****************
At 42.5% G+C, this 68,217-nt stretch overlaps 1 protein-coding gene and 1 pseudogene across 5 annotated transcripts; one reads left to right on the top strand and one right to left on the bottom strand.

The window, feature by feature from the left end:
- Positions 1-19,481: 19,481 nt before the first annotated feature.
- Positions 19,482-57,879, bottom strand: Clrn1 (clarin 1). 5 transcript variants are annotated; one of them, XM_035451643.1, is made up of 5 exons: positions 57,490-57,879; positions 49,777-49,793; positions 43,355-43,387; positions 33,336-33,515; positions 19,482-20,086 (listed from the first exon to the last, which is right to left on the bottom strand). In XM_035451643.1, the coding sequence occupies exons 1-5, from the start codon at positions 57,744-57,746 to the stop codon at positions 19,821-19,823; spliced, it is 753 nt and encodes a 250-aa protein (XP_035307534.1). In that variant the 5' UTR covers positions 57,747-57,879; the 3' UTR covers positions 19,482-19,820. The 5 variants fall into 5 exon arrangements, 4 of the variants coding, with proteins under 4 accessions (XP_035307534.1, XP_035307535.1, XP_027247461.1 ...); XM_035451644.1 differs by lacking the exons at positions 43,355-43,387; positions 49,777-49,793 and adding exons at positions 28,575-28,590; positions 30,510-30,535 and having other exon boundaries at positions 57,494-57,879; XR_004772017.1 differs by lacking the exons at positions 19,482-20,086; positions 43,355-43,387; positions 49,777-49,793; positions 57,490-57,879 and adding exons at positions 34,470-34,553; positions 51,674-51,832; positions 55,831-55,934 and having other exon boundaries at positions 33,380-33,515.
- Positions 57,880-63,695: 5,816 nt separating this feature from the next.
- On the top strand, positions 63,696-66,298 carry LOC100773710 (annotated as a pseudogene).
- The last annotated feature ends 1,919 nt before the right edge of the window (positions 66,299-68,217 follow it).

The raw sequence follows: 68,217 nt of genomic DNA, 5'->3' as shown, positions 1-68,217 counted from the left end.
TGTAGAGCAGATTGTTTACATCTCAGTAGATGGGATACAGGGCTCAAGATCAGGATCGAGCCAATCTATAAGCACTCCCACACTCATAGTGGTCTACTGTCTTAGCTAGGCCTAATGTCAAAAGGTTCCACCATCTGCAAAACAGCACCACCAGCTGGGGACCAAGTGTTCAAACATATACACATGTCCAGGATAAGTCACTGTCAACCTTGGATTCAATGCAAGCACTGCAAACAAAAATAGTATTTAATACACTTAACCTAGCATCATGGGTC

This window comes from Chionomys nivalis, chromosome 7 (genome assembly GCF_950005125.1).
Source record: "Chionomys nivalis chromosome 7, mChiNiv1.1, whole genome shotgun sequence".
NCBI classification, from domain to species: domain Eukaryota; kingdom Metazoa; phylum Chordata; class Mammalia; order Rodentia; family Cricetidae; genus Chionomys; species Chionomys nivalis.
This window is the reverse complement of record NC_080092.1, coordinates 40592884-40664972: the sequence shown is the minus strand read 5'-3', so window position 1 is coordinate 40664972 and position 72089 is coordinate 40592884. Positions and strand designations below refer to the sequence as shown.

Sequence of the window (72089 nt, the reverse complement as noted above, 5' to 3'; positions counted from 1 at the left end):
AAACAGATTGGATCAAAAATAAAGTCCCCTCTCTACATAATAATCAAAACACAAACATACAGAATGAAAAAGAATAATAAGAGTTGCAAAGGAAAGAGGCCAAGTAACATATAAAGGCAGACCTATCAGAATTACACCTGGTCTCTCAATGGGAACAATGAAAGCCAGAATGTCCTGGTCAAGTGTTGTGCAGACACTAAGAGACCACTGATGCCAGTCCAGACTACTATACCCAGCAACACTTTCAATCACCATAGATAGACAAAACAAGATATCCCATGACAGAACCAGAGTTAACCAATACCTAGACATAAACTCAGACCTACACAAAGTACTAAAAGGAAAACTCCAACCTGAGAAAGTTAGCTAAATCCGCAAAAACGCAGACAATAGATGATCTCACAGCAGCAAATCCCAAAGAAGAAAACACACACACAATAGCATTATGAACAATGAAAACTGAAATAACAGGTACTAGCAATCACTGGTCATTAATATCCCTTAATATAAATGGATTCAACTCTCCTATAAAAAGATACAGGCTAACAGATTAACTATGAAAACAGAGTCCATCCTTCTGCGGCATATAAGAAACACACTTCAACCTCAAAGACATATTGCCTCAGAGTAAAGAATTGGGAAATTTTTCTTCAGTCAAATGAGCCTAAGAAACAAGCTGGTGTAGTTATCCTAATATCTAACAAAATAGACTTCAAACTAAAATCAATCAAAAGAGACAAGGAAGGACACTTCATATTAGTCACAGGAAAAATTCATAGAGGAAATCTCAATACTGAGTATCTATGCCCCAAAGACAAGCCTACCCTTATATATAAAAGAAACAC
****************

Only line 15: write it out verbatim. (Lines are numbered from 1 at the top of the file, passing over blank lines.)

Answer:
AAACAGATTGGATCAAAAATAAAGTCCCCTCTCTACATAATAATCAAAACACAAACATACAGAATGAAAAAGAATAATAAGAGTTGCAAAGGAAAGAGGCCAAGTAACATATAAAGGCAGACCTATCAGAATTACACCTGGTCTCTCAATGGGAACAATGAAAGCCAGAATGTCCTGGTCAAGTGTTGTGCAGACACTAAGAGACCACTGATGCCAGTCCAGACTACTATACCCAGCAACACTTTCAATCACCATAGATAGACAAAACAAGATATCCCATGACAGAACCAGAGTTAACCAATACCTAGACATAAACTCAGACCTACACAAAGTACTAAAAGGAAAACTCCAACCTGAGAAAGTTAGCTAAATCCGCAAAAACGCAGACAATAGATGATCTCACAGCAGCAAATCCCAAAGAAGAAAACACACACACAATAGCATTATGAACAATGAAAACTGAAATAACAGGTACTAGCAATCACTGGTCATTAATATCCCTTAATATAAATGGATTCAACTCTCCTATAAAAAGATACAGGCTAACAGATTAACTATGAAAACAGAGTCCATCCTTCTGCGGCATATAAGAAACACACTTCAACCTCAAAGACATATTGCCTCAGAGTAAAGAATTGGGAAATTTTTCTTCAGTCAAATGAGCCTAAGAAACAAGCTGGTGTAGTTATCCTAATATCTAACAAAATAGACTTCAAACTAAAATCAATCAAAAGAGACAAGGAAGGACACTTCATATTAGTCACAGGAAAAATTCATAGAGGAAATCTCAATACTGAGTATCTATGCCCCAAAGACAAGCCTACCCTTATATATAAAAGAAACAC